The original short gown was made of a printed cotton fabric and meticulously stitched with near-invisible seams! It had a tuck sewn around the waist to create a drawstring channel. Note that the sleeves of the original have gone missing at some point in time!
As part of the workshop, the MOAR provided us with a sewing pattern traced off the original, striped linen fabric, detailed pictures of the short gown, and documentation on other late 18th century and early 19th century short gowns. The skilled Kirsten Hammerstrom of Kitty Calash guided us through the project.
I highly recommend their Artisan Workshops if you're looking for fun and interesting historical sewing projects!
|Side seam and gore chevrons|
|The side seams and gore seams from the inside|
|Near invisible shoulder seam|
|Tiny 1/8" hem along the front of the short gown!|
Saturday, April 3, 2021
In October 2020, I committed to making my first ever 18th century riding habit ensemble. I've long dreamed of having a few riding habits in my historical clothing wardrobe, including a blingy velvet one and tailored wool one with a contrasting waistcoat. Since this kind of garment is new territory for me, I decided to start by making a wearable mockup with the Mill Farm Riding Habit sewing pattern.
For this project, I decided to use this pink wool that I've had in my stash for years...It was one of the first fabrics I purchased when I started sewing historic clothes. In my naivety, I thought that all wools were...appropriate for every historical sewing project. The wool I bought was rough, scratchy, and a bit loosely woven. I think it will live its best life as a coat!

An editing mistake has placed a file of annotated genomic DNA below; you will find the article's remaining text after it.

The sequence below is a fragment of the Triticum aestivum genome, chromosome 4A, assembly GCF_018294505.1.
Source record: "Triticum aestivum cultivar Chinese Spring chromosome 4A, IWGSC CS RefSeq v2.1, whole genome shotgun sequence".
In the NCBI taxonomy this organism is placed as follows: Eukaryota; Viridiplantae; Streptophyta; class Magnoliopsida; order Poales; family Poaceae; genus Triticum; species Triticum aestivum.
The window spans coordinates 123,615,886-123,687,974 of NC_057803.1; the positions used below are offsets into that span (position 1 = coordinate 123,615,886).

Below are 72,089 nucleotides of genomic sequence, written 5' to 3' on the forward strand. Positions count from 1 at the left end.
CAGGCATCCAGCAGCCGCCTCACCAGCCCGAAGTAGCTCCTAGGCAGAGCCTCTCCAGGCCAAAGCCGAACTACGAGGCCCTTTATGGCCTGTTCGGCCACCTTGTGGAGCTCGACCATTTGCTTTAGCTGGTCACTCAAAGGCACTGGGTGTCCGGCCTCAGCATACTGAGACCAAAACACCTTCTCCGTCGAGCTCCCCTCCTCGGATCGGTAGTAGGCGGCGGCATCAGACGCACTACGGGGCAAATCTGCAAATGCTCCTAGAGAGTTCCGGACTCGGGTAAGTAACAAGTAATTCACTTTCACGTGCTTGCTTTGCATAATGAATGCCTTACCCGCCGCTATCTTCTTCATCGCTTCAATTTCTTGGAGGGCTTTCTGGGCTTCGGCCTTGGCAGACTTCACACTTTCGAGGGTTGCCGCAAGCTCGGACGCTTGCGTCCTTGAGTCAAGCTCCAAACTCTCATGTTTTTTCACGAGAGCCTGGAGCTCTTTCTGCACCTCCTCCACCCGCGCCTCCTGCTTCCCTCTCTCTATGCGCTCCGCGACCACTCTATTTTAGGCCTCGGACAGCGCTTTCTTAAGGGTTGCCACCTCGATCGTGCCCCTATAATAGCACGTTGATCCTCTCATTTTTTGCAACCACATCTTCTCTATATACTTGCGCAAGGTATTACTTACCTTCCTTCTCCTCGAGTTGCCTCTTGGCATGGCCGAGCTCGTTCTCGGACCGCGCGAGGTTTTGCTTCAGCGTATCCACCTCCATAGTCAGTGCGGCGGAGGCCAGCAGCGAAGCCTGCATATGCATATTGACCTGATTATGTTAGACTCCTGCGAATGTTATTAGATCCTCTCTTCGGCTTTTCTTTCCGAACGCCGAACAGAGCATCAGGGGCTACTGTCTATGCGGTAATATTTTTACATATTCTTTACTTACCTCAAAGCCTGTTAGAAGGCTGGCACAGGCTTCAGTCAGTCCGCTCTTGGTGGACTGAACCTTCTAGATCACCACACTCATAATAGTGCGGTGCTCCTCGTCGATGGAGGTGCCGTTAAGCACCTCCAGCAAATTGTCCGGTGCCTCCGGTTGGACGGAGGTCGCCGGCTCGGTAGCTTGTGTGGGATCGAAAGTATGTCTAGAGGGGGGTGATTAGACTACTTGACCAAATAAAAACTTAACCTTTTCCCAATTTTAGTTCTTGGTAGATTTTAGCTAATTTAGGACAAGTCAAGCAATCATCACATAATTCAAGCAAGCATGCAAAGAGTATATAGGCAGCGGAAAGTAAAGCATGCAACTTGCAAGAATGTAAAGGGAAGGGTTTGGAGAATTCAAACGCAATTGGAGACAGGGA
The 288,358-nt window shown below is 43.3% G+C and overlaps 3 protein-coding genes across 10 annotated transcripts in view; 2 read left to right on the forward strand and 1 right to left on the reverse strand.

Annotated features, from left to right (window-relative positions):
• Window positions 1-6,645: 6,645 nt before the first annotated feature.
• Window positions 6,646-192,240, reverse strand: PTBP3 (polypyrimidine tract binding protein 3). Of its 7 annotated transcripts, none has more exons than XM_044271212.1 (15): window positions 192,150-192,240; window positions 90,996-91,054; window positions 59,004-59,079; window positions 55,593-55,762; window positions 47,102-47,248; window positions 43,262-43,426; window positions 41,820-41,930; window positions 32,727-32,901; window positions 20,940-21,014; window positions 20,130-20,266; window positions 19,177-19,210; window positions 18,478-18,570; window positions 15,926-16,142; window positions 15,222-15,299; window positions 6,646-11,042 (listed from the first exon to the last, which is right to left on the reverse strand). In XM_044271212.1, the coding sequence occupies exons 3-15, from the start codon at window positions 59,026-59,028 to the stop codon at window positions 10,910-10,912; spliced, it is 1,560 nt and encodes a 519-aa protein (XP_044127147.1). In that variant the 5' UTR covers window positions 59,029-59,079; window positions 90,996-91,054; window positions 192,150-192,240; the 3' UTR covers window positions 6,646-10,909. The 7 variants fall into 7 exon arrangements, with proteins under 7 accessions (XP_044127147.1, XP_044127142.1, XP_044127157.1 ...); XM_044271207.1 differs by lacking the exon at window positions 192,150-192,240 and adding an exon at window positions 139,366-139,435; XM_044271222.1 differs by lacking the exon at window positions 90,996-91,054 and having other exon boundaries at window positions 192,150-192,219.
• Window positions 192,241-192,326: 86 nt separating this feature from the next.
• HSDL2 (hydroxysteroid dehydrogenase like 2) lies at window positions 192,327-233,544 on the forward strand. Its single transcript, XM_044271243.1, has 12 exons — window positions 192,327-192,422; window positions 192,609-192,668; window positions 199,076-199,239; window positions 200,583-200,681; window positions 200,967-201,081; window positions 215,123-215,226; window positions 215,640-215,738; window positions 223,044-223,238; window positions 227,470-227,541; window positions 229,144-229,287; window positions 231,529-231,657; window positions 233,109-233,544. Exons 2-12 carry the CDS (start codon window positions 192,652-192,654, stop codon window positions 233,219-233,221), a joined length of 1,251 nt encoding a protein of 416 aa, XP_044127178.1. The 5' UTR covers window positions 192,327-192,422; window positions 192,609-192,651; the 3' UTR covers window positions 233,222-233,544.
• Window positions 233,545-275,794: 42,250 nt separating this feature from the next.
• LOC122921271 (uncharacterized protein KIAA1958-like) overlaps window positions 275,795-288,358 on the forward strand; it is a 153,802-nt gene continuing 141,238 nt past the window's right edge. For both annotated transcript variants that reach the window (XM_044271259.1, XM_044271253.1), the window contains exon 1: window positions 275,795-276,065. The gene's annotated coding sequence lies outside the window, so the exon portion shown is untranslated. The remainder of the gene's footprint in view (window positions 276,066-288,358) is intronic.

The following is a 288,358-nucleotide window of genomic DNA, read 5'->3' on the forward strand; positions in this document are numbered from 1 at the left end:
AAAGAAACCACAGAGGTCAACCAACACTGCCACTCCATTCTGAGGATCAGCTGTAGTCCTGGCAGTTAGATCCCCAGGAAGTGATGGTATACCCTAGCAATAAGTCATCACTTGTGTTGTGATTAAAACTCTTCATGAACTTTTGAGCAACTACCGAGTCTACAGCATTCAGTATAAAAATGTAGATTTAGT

To contrast with the dusty rose color of the wool fabric, I'm made the color and cuffs from scraps of black cotton velvet in my stash. It feels like no matter how much of this black velvet I use up, scraps keep spawning!
I also made buttons by covering up old plastic buttons with gathered circles of black silk crepe, which was leftover from my Edwardian shirtwaist project. I showed how to make these buttons in my Youtube video, linked below.
The jacket is decorated with black velvet ribbons on the bodice, with the topmost row of trim covering the bust dart.
To be honest, I really struggled with this pattern. The instructions were rudimentary and assumed the maker had previous riding habit construction knowledge. The way the cuffs and sleeves went together was particularly puzzling and I had to make a few tacking stitches to keep the cuffs in place.
The Mill Farm Riding Habit pattern is available with 2 sizes per pattern pack. I bought the smallest size pack, sizes 8-10, with my measurements matching the size 10 measurements. Yet the mockup was quite large on me! I took out almost 3 inches from the bodice, raised the waist by nearly two inches, and narrowed the sleeves by about 2 inches.
The Finished Riding Habit
I'm wearing my wool riding habit jacket over my Simplicity 8162 stays and a handsewn cotton (yes, cotton!) men's 18th century style shirt. To mimic the look of wearing a cravat, I overlapped and pinned the collar. I'm wearing the shirt in place of a shift because wearing both at the same time seemed redundant. I'm also wearing my handsewn linen pocket hoops and handsewn silk petticoat.
You can follow my trials and triumphs of making my 18th century riding habit jacket on my YouTube channel:
I'd like to make a coordinating waistcoat to go with this ensemble! Let me know in the comments below what color you'd make the waistcoat for this outfit!
Sunday, March 28, 2021
I'm satisfied with the finished cap, and mostly just glad that I have something to cover up my half-a**ed hair when I dress up. I appreciate that this cap design allows you to tie a ribbon around it and I enjoy selecting ribbons that coordinate with my outfits (I find it helpful to use small sewing pins to fasten the ribbon to my cap and hair). I really enjoyed making the rolled whipped gathers (whipped rolled gathers??) and am looking forward to trying that technique again.